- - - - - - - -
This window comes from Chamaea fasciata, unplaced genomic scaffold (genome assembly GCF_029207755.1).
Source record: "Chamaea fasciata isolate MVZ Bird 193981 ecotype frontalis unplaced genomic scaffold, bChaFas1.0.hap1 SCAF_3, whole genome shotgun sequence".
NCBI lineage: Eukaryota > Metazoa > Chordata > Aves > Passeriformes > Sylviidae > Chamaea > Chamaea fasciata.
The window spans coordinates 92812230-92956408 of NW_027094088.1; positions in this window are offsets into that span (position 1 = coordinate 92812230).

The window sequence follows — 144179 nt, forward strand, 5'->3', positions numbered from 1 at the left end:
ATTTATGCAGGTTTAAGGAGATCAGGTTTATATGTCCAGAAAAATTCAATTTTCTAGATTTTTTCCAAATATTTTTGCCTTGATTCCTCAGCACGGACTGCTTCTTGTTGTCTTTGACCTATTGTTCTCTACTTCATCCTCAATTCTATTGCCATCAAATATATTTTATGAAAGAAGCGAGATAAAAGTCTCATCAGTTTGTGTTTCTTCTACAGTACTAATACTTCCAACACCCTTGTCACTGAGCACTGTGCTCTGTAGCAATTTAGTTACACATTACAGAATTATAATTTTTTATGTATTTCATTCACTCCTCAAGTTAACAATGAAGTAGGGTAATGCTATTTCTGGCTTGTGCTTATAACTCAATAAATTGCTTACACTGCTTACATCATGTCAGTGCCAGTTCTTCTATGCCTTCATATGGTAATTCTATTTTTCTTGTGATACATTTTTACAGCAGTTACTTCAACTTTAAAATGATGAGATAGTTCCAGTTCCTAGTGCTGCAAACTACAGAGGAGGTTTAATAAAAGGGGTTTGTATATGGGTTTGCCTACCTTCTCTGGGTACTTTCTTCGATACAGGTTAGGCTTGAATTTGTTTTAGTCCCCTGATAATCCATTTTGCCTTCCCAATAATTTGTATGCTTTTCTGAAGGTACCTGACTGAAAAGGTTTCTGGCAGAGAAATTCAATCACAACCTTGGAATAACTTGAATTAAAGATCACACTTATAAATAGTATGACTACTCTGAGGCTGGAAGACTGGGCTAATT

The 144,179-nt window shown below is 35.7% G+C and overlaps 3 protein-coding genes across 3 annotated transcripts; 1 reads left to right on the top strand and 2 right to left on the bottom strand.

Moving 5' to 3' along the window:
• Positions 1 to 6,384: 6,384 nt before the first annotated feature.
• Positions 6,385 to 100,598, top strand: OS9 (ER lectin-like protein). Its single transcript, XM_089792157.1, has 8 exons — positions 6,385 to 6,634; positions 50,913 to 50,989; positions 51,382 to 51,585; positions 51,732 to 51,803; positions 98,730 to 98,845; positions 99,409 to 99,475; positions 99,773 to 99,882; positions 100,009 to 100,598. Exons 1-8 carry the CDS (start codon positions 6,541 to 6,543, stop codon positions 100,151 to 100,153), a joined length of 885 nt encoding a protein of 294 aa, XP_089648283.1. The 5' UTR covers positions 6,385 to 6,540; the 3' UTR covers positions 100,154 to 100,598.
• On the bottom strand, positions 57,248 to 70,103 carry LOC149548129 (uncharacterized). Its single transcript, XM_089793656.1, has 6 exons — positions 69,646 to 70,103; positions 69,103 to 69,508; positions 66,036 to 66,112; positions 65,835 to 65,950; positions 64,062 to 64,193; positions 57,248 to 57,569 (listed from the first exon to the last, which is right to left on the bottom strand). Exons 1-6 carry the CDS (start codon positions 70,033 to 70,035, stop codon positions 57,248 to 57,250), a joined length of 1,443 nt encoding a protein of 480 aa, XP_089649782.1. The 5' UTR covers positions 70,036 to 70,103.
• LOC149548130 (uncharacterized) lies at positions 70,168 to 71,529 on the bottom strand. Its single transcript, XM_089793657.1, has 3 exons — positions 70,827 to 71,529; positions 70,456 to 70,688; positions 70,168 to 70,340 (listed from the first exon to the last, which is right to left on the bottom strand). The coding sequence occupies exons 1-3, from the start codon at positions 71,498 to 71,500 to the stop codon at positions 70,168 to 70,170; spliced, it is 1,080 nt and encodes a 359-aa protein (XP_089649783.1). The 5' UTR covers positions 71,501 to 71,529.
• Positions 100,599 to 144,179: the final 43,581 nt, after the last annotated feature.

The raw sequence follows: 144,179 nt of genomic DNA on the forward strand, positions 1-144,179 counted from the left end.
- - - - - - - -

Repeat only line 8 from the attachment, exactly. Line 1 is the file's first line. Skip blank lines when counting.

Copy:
Moving 5' to 3' along the window: